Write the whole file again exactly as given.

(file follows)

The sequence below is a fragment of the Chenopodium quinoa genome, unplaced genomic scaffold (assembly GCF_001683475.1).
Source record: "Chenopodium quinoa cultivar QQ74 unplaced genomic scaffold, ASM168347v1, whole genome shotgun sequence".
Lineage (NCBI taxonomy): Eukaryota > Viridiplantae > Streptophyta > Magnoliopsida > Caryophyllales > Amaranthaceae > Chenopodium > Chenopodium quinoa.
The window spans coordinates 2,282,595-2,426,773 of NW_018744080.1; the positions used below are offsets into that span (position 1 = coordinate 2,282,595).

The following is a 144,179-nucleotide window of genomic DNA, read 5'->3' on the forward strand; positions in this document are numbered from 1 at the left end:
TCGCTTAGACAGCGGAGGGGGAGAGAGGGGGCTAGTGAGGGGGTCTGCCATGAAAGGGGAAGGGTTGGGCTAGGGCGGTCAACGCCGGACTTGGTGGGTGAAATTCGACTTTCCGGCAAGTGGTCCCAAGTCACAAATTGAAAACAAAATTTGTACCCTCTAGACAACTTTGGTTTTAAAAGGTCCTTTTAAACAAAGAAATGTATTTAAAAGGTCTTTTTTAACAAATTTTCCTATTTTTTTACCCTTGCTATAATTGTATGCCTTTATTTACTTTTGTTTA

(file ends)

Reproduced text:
The sequence below is a fragment of the Chenopodium quinoa genome, unplaced genomic scaffold (assembly GCF_001683475.1).
Source record: "Chenopodium quinoa cultivar QQ74 unplaced genomic scaffold, ASM168347v1, whole genome shotgun sequence".
Lineage (NCBI taxonomy): Eukaryota > Viridiplantae > Streptophyta > Magnoliopsida > Caryophyllales > Amaranthaceae > Chenopodium > Chenopodium quinoa.
The window spans coordinates 2,282,595-2,426,773 of NW_018744080.1; the positions used below are offsets into that span (position 1 = coordinate 2,282,595).

The following is a 144,179-nucleotide window of genomic DNA, read 5'->3' on the forward strand; positions in this document are numbered from 1 at the left end:
TCGCTTAGACAGCGGAGGGGGAGAGAGGGGGCTAGTGAGGGGGTCTGCCATGAAAGGGGAAGGGTTGGGCTAGGGCGGTCAACGCCGGACTTGGTGGGTGAAATTCGACTTTCCGGCAAGTGGTCCCAAGTCACAAATTGAAAACAAAATTTGTACCCTCTAGACAACTTTGGTTTTAAAAGGTCCTTTTAAACAAAGAAATGTATTTAAAAGGTCTTTTTTAACAAATTTTCCTATTTTTTTACCCTTGCTATAATTGTATGCCTTTATTTACTTTTGTTTA